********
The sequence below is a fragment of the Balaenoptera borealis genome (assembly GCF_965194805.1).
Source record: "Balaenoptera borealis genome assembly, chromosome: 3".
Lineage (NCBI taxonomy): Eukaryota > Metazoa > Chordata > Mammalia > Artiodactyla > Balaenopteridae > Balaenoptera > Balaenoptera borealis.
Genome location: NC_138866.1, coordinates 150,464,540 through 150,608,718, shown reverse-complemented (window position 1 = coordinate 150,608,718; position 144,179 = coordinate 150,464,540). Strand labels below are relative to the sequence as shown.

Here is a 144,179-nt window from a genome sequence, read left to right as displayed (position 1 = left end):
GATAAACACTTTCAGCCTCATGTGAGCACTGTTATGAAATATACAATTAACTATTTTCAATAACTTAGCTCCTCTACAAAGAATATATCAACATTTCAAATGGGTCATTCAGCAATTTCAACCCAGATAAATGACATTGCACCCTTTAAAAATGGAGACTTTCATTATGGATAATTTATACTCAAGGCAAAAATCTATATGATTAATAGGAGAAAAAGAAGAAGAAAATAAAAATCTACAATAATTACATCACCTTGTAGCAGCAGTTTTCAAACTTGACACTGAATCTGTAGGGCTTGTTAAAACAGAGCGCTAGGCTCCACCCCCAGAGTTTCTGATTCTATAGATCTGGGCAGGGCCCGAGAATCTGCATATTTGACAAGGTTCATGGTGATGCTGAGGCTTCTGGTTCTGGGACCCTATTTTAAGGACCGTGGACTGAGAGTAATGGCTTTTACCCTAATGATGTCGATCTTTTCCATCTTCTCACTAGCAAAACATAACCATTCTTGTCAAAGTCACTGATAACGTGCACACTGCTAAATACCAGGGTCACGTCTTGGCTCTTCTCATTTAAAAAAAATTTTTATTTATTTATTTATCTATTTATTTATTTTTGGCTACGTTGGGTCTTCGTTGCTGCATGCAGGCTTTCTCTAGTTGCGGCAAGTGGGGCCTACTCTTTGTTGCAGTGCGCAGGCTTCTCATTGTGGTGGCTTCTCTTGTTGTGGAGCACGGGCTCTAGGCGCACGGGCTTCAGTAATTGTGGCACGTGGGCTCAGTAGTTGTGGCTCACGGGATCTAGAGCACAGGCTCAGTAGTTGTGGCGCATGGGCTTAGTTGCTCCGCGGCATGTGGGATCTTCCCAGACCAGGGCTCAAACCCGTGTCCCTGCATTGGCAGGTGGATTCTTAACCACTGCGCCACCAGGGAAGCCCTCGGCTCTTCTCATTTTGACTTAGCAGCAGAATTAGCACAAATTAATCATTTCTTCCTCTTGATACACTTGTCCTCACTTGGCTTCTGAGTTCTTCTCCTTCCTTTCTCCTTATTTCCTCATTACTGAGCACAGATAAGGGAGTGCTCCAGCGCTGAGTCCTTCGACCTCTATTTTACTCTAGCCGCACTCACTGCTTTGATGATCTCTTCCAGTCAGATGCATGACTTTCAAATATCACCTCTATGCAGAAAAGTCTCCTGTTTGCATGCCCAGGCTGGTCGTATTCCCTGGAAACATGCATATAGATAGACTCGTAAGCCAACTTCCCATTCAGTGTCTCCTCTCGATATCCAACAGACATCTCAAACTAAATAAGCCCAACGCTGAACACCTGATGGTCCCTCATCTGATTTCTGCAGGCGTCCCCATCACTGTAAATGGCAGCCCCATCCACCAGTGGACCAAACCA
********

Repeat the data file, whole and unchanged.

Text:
The sequence below is a fragment of the Balaenoptera borealis genome (assembly GCF_965194805.1).
Source record: "Balaenoptera borealis genome assembly, chromosome: 3".
Lineage (NCBI taxonomy): Eukaryota > Metazoa > Chordata > Mammalia > Artiodactyla > Balaenopteridae > Balaenoptera > Balaenoptera borealis.
Genome location: NC_138866.1, coordinates 150,464,540 through 150,608,718, shown reverse-complemented (window position 1 = coordinate 150,608,718; position 144,179 = coordinate 150,464,540). Strand labels below are relative to the sequence as shown.

Here is a 144,179-nt window from a genome sequence, read left to right as displayed (position 1 = left end):
GATAAACACTTTCAGCCTCATGTGAGCACTGTTATGAAATATACAATTAACTATTTTCAATAACTTAGCTCCTCTACAAAGAATATATCAACATTTCAAATGGGTCATTCAGCAATTTCAACCCAGATAAATGACATTGCACCCTTTAAAAATGGAGACTTTCATTATGGATAATTTATACTCAAGGCAAAAATCTATATGATTAATAGGAGAAAAAGAAGAAGAAAATAAAAATCTACAATAATTACATCACCTTGTAGCAGCAGTTTTCAAACTTGACACTGAATCTGTAGGGCTTGTTAAAACAGAGCGCTAGGCTCCACCCCCAGAGTTTCTGATTCTATAGATCTGGGCAGGGCCCGAGAATCTGCATATTTGACAAGGTTCATGGTGATGCTGAGGCTTCTGGTTCTGGGACCCTATTTTAAGGACCGTGGACTGAGAGTAATGGCTTTTACCCTAATGATGTCGATCTTTTCCATCTTCTCACTAGCAAAACATAACCATTCTTGTCAAAGTCACTGATAACGTGCACACTGCTAAATACCAGGGTCACGTCTTGGCTCTTCTCATTTAAAAAAAATTTTTATTTATTTATTTATCTATTTATTTATTTTTGGCTACGTTGGGTCTTCGTTGCTGCATGCAGGCTTTCTCTAGTTGCGGCAAGTGGGGCCTACTCTTTGTTGCAGTGCGCAGGCTTCTCATTGTGGTGGCTTCTCTTGTTGTGGAGCACGGGCTCTAGGCGCACGGGCTTCAGTAATTGTGGCACGTGGGCTCAGTAGTTGTGGCTCACGGGATCTAGAGCACAGGCTCAGTAGTTGTGGCGCATGGGCTTAGTTGCTCCGCGGCATGTGGGATCTTCCCAGACCAGGGCTCAAACCCGTGTCCCTGCATTGGCAGGTGGATTCTTAACCACTGCGCCACCAGGGAAGCCCTCGGCTCTTCTCATTTTGACTTAGCAGCAGAATTAGCACAAATTAATCATTTCTTCCTCTTGATACACTTGTCCTCACTTGGCTTCTGAGTTCTTCTCCTTCCTTTCTCCTTATTTCCTCATTACTGAGCACAGATAAGGGAGTGCTCCAGCGCTGAGTCCTTCGACCTCTATTTTACTCTAGCCGCACTCACTGCTTTGATGATCTCTTCCAGTCAGATGCATGACTTTCAAATATCACCTCTATGCAGAAAAGTCTCCTGTTTGCATGCCCAGGCTGGTCGTATTCCCTGGAAACATGCATATAGATAGACTCGTAAGCCAACTTCCCATTCAGTGTCTCCTCTCGATATCCAACAGACATCTCAAACTAAATAAGCCCAACGCTGAACACCTGATGGTCCCTCATCTGATTTCTGCAGGCGTCCCCATCACTGTAAATGGCAGCCCCATCCACCAGTGGACCAAACCA